We did it with Dann, his brother Dave Huff and Ilya Toshinskiy. Dann is very slick and polished, but he can also be very organic. And I didn’t want slick and polished, which he understood right away. I’m going for a more Americana thing. And I like Nashville because everyone is so friendly. They’re songwriters and they support each other and go out to see them perform.
I also love so many styles of music it was hard figuring that part out. Should it be rock, should I find someone who’s more modern and into a hip-hop groove because I dig that too. It would be different for me. But I could totally bring my songs into programmed loops and beats. Maybe not a whole record but it would be cool with the right person.
What is the timeframe for writing those six songs?
It’s pretty crazy and funny. I’ve always been writing and had a couple songs for a real long time. “Only One” was probably written 10 or 12 years ago. “Build A Fire” is an older song. It was originally called something else and was written with a couple of writers in Nashville. I tried demoing and cutting them, but it never felt right. But I liked the songs, so I kept them. “Drive,” “Losing Things,” “I’m Gonna Get There” and “No One Gets What They Want” are new songs, written in the last couple years.
I’ve got twelve more new ones that I’ve found which I’ve got to flesh out in the studio. I found a song I wrote with my “No Mistakes” co-writer Kevin Savigar. It was written in 1993 or so, right before I met my husband, and it’s called “You Will Be Mine.” It’s great and I demoed it a few weeks ago with a friend. Glen Burtnik and I have songs like that. There’s a song called “Stars Come Out For Me” which is a beautiful weird Nebraska-type song, and one called “If I Fall Behind.’ I’m finding snippets on cassette tapes which I put on my voice memos. I’ve forgotten songs I’ve written and who I’ve written them with and that’s the damn truth! People post the B-side of “No Mistakes” online and I totally forgot about it. It fell to the wayside. It’s so funny that you can forget.
Is there a narrative you want to tell the world with this album?
When you think about a narrative, some of it is happenstance but most is deliberate. I’ve been trying to make a record for a long time and for some reason I couldn’t figure out how to do it where I was happy. Maybe the songs weren’t right or the people I was in the studio with weren’t right, but it was a struggle.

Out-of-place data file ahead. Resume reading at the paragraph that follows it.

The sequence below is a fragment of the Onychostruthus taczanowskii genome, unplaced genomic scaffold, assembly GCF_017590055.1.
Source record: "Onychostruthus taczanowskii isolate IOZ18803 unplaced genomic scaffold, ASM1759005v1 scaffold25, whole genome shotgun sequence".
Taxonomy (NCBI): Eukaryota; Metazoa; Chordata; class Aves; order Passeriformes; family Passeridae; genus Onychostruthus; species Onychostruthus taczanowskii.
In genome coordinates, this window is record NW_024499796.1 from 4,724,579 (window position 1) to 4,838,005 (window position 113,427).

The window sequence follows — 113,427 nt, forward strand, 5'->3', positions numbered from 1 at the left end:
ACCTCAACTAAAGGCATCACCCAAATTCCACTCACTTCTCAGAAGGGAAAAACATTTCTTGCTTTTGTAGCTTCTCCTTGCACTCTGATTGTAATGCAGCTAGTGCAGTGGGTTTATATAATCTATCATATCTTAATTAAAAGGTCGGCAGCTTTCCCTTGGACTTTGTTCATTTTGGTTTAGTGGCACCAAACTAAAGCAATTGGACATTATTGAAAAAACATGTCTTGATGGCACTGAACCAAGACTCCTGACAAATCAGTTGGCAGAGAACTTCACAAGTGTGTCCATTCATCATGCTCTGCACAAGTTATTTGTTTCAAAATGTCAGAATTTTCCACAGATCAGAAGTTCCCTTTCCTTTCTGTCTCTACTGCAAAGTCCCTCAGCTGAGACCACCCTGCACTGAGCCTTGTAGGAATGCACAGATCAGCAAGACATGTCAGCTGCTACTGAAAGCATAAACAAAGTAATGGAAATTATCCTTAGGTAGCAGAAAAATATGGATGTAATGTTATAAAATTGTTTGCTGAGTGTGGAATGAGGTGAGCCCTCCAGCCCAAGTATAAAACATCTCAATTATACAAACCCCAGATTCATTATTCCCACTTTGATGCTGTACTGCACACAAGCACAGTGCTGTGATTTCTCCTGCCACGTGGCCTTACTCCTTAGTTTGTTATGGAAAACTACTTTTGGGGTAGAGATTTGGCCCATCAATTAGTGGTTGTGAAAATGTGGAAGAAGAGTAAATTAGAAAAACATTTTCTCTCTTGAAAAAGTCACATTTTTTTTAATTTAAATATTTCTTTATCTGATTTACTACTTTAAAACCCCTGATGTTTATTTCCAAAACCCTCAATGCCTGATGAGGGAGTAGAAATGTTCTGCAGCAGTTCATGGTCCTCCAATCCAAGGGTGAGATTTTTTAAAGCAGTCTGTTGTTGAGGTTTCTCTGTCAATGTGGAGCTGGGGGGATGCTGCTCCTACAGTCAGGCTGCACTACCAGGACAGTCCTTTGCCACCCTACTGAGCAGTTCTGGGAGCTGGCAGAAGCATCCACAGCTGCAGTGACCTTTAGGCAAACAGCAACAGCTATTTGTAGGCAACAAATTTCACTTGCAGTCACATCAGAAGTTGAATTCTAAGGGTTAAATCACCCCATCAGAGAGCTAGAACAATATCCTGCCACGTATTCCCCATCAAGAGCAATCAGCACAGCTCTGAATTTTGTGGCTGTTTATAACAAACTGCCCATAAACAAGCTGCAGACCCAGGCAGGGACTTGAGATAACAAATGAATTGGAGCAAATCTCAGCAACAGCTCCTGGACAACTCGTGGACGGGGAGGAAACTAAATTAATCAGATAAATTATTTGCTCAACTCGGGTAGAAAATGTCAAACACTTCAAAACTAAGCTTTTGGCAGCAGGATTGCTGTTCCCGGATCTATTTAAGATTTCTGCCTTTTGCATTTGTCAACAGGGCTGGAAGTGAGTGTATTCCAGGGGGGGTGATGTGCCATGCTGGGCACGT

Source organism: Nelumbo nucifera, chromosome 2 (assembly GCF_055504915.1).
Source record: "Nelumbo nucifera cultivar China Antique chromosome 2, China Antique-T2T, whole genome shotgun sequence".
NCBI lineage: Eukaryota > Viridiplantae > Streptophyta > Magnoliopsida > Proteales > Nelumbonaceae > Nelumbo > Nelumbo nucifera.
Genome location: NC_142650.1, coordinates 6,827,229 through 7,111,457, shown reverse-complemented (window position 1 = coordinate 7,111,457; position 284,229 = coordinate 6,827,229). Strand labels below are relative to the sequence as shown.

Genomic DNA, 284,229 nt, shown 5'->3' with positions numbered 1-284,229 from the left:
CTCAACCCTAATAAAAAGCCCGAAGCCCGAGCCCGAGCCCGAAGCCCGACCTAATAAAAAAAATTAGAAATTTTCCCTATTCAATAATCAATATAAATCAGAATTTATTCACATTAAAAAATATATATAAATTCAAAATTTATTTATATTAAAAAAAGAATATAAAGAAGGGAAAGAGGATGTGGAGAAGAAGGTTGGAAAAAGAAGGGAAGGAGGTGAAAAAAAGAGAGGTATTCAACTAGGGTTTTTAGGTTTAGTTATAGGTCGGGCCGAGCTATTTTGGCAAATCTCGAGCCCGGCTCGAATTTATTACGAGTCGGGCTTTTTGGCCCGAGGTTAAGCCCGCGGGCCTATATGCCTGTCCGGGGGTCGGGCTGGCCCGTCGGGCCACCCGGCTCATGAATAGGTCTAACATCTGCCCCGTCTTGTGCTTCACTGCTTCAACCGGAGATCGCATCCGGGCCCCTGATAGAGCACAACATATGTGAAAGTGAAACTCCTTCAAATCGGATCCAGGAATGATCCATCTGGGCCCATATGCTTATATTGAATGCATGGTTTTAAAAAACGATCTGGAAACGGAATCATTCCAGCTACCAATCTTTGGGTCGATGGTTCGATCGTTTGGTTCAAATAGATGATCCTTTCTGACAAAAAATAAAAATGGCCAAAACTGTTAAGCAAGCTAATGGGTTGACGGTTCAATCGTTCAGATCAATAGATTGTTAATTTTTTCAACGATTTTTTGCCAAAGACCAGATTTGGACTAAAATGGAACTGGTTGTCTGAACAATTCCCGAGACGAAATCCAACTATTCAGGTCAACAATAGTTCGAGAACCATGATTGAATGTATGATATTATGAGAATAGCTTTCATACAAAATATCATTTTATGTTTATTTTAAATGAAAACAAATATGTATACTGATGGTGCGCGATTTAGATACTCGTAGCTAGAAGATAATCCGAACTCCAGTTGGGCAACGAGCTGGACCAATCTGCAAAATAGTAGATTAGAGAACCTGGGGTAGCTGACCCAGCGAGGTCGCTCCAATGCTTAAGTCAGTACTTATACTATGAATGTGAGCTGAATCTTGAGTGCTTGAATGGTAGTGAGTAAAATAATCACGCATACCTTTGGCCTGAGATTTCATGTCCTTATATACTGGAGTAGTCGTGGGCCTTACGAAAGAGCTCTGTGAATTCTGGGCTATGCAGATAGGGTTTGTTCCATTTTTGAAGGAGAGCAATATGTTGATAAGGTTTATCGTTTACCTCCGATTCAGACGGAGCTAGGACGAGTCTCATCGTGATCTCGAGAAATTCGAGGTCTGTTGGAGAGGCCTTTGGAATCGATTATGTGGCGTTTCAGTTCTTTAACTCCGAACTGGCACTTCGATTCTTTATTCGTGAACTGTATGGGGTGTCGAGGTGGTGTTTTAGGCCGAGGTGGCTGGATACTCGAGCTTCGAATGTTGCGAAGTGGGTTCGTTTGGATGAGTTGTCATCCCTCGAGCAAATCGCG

At this point I’ve spent a lot of my life observing people. I’ve raised a lot of kids and had a full plate for a long time. And felt overwhelmed!
Are you too hard on yourself?
I am definitely too hard on myself. In every area of my life. When you stay away from it for a long time, it gets harder to jump back on. It’s not like riding a bicycle, which, by the way, I really love and did the other day!
Do you approach singing in the studio in a different way than performing live?
I love singing live and I love singing in the studio. But I got out of the habit of singing in the studio and how relaxed I always was. I don’t really like having people in the room when I’m singing. It’s always been me and the producer. It was a bit of a struggle because for the longest time I couldn’t figure out who to do the record with. I tried with Keith (Mack), because we did a Christmas CD which was pretty.
You mentioned going to Nashville for many years to write. Did you ever record there?
I cut my solo record (1992) in Nashville with Barry Beckett before the Roy Bittan version. We had Memphis Horns. It was great working with him and there’s some great stuff recorded. But I also knew at that point in time it wasn’t right for what I was doing. I had to make that painful decision to scrap those sessions. Of course, I recently found out all of MCA’s file archives were lost in the warehouse fires in California, so who knows if the tapes still exist. I have DAT’s of those versions. That’s all I have. Whether Barry’s estate has anything I don’t know.
So what year was this? Was it before the solo record and were there different songs?
That was 1989. There were four or five that wound up on the album- “Shine” “Sometimes Love Just Ain’t Enough” There were some different songs. I hadn’t written “No Mistakes” yet. I had always wanted that organic, rhythm and blues feel. It’s my heart and soul. To me, country music goes back to Ireland. It’s the white, European blues. So that’s why it’s not such a bizarre thing to go back to Nashville and try it again. And to do it with someone like Dann, who knew how to do it without being too slick.
Tell us about writing the song “Losing Things.”